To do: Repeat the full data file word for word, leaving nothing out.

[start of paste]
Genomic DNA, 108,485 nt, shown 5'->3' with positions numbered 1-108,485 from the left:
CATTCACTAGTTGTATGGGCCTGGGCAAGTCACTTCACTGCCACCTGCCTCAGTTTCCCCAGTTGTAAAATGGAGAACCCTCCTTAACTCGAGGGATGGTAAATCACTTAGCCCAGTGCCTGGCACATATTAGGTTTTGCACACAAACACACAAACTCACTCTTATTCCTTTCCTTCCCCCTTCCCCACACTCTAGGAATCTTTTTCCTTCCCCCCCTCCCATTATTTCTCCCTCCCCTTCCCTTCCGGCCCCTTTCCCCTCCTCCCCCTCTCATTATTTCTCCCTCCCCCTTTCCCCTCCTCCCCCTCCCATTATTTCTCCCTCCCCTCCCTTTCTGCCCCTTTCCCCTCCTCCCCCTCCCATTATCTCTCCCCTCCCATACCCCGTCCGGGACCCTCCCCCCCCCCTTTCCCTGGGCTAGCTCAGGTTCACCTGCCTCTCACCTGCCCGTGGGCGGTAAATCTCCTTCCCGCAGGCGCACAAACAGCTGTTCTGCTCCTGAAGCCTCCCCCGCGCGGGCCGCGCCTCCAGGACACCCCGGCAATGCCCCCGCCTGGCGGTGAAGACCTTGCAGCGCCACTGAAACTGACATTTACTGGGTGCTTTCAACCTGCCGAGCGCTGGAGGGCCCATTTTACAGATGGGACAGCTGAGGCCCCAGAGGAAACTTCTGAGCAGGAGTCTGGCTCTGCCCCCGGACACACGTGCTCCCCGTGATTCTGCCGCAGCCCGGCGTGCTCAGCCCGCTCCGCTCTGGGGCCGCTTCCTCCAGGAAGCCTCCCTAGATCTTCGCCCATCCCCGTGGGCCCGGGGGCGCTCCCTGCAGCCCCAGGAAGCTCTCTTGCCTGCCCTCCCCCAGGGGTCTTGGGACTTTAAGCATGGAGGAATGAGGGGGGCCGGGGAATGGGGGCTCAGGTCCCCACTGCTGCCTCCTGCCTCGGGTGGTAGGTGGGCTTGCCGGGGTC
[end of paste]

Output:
Genomic DNA, 108,485 nt, shown 5'->3' with positions numbered 1-108,485 from the left:
CATTCACTAGTTGTATGGGCCTGGGCAAGTCACTTCACTGCCACCTGCCTCAGTTTCCCCAGTTGTAAAATGGAGAACCCTCCTTAACTCGAGGGATGGTAAATCACTTAGCCCAGTGCCTGGCACATATTAGGTTTTGCACACAAACACACAAACTCACTCTTATTCCTTTCCTTCCCCCTTCCCCACACTCTAGGAATCTTTTTCCTTCCCCCCCTCCCATTATTTCTCCCTCCCCTTCCCTTCCGGCCCCTTTCCCCTCCTCCCCCTCTCATTATTTCTCCCTCCCCCTTTCCCCTCCTCCCCCTCCCATTATTTCTCCCTCCCCTCCCTTTCTGCCCCTTTCCCCTCCTCCCCCTCCCATTATCTCTCCCCTCCCATACCCCGTCCGGGACCCTCCCCCCCCCCTTTCCCTGGGCTAGCTCAGGTTCACCTGCCTCTCACCTGCCCGTGGGCGGTAAATCTCCTTCCCGCAGGCGCACAAACAGCTGTTCTGCTCCTGAAGCCTCCCCCGCGCGGGCCGCGCCTCCAGGACACCCCGGCAATGCCCCCGCCTGGCGGTGAAGACCTTGCAGCGCCACTGAAACTGACATTTACTGGGTGCTTTCAACCTGCCGAGCGCTGGAGGGCCCATTTTACAGATGGGACAGCTGAGGCCCCAGAGGAAACTTCTGAGCAGGAGTCTGGCTCTGCCCCCGGACACACGTGCTCCCCGTGATTCTGCCGCAGCCCGGCGTGCTCAGCCCGCTCCGCTCTGGGGCCGCTTCCTCCAGGAAGCCTCCCTAGATCTTCGCCCATCCCCGTGGGCCCGGGGGCGCTCCCTGCAGCCCCAGGAAGCTCTCTTGCCTGCCCTCCCCCAGGGGTCTTGGGACTTTAAGCATGGAGGAATGAGGGGGGCCGGGGAATGGGGGCTCAGGTCCCCACTGCTGCCTCCTGCCTCGGGTGGTAGGTGGGCTTGCCGGGGTC